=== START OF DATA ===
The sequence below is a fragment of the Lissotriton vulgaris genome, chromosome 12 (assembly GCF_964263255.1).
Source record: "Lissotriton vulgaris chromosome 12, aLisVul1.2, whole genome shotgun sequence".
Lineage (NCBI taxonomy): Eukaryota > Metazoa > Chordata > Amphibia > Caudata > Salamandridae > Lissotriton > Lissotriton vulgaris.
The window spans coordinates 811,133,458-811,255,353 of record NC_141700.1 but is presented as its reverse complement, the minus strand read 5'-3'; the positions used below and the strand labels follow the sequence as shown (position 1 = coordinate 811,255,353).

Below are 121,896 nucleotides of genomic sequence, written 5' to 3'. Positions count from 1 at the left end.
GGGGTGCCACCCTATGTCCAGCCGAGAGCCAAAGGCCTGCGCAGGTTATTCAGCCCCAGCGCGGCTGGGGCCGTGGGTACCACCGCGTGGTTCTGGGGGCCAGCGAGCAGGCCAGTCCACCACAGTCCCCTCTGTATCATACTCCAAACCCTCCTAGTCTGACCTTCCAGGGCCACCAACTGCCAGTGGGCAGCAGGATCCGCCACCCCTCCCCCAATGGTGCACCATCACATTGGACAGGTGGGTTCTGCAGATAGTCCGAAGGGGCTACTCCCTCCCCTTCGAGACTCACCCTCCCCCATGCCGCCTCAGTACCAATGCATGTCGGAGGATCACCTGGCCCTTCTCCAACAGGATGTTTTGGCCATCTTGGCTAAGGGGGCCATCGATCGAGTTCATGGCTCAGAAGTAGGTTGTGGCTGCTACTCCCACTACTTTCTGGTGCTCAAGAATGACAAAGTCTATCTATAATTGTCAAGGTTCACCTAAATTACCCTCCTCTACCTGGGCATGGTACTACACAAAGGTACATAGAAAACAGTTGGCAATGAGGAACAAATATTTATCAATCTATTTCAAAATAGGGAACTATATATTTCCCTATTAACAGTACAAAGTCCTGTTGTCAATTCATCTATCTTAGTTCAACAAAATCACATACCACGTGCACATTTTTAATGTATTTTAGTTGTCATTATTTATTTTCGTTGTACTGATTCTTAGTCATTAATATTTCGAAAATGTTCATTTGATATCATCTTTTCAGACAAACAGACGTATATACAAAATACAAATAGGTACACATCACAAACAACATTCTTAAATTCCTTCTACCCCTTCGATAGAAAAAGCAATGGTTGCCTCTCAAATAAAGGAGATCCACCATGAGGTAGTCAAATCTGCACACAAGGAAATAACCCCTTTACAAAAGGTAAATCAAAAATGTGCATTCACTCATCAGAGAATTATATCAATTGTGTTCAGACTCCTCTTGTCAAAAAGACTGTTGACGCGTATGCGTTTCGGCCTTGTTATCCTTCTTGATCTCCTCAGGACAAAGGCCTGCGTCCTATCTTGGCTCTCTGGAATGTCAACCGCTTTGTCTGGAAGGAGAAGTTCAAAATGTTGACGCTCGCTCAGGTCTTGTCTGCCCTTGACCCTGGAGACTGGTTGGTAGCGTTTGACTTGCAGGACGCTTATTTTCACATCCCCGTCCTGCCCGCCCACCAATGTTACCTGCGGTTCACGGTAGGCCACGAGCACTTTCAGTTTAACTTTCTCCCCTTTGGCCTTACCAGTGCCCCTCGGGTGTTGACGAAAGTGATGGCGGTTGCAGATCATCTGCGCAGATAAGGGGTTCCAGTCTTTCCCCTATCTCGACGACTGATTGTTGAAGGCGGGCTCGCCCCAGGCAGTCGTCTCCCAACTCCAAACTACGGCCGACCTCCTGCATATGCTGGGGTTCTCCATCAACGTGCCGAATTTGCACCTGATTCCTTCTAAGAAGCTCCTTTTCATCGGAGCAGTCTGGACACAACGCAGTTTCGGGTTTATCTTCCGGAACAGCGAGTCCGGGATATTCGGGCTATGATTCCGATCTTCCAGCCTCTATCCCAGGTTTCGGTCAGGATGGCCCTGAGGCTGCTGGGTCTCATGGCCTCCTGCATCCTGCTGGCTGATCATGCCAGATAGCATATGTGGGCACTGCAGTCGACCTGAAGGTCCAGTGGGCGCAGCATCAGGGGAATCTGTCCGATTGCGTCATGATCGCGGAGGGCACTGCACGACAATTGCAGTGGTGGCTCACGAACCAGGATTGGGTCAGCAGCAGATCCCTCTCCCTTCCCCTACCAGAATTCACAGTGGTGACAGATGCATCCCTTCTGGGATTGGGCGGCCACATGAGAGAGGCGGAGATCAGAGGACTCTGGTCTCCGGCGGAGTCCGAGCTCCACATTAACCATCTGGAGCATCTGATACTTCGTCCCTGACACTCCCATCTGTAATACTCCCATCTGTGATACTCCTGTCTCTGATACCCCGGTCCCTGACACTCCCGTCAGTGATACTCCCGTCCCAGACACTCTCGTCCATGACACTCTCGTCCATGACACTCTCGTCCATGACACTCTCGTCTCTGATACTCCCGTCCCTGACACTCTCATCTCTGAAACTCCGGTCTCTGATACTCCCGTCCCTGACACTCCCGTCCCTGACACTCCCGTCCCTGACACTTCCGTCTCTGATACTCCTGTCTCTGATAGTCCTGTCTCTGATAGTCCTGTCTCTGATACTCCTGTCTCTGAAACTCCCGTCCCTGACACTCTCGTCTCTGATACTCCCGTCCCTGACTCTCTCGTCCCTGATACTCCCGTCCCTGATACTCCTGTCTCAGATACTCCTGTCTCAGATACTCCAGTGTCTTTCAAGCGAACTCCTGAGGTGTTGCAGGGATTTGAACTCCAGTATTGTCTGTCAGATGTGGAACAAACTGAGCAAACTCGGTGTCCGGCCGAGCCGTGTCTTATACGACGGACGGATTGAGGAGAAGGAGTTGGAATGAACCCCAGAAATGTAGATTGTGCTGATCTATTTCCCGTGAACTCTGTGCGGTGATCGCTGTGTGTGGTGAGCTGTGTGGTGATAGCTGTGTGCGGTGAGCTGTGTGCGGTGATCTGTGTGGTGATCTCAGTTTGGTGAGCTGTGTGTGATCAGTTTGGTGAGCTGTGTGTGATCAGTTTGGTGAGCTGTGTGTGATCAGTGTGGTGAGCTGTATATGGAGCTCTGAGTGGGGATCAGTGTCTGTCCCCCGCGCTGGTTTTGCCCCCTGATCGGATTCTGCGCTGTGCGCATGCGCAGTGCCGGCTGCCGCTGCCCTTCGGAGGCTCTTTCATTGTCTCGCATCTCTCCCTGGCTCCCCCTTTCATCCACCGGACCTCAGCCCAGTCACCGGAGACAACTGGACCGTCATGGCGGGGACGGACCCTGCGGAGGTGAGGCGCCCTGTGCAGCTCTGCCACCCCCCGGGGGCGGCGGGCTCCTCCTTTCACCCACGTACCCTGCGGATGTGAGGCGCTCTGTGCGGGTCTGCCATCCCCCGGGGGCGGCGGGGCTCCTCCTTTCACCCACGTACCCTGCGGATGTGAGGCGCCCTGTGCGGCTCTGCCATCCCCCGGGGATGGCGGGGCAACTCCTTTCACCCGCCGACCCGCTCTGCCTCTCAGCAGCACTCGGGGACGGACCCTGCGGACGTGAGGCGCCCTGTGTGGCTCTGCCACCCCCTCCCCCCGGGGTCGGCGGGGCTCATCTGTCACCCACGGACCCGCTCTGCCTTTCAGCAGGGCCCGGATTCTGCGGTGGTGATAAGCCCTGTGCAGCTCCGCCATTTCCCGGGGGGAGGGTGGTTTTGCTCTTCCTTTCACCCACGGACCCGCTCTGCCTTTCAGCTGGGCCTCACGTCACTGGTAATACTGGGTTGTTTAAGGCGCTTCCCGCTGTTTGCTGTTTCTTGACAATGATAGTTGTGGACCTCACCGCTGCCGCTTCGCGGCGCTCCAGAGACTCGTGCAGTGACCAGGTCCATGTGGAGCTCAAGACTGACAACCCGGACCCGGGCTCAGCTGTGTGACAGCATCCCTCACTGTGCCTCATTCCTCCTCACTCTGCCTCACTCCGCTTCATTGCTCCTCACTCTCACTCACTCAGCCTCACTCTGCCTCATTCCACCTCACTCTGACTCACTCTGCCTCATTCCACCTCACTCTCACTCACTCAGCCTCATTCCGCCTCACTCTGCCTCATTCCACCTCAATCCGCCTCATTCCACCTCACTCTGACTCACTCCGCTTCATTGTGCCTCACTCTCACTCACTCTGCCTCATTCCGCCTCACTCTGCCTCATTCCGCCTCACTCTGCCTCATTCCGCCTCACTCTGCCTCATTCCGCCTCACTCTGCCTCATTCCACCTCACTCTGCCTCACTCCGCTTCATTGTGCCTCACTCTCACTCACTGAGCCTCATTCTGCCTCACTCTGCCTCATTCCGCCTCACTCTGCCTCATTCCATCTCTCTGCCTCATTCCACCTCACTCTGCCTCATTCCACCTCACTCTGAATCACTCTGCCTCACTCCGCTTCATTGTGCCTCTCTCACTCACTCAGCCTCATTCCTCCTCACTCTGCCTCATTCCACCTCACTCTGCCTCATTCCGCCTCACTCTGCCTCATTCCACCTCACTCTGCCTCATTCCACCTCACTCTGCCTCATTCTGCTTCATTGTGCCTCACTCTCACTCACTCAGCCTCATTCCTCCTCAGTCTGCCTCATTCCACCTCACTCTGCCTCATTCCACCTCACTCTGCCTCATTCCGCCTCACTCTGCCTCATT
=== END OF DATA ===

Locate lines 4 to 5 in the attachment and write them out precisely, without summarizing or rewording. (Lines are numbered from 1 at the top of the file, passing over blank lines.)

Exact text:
The window spans coordinates 811,133,458-811,255,353 of record NC_141700.1 but is presented as its reverse complement, the minus strand read 5'-3'; the positions used below and the strand labels follow the sequence as shown (position 1 = coordinate 811,255,353).

Below are 121,896 nucleotides of genomic sequence, written 5' to 3'. Positions count from 1 at the left end.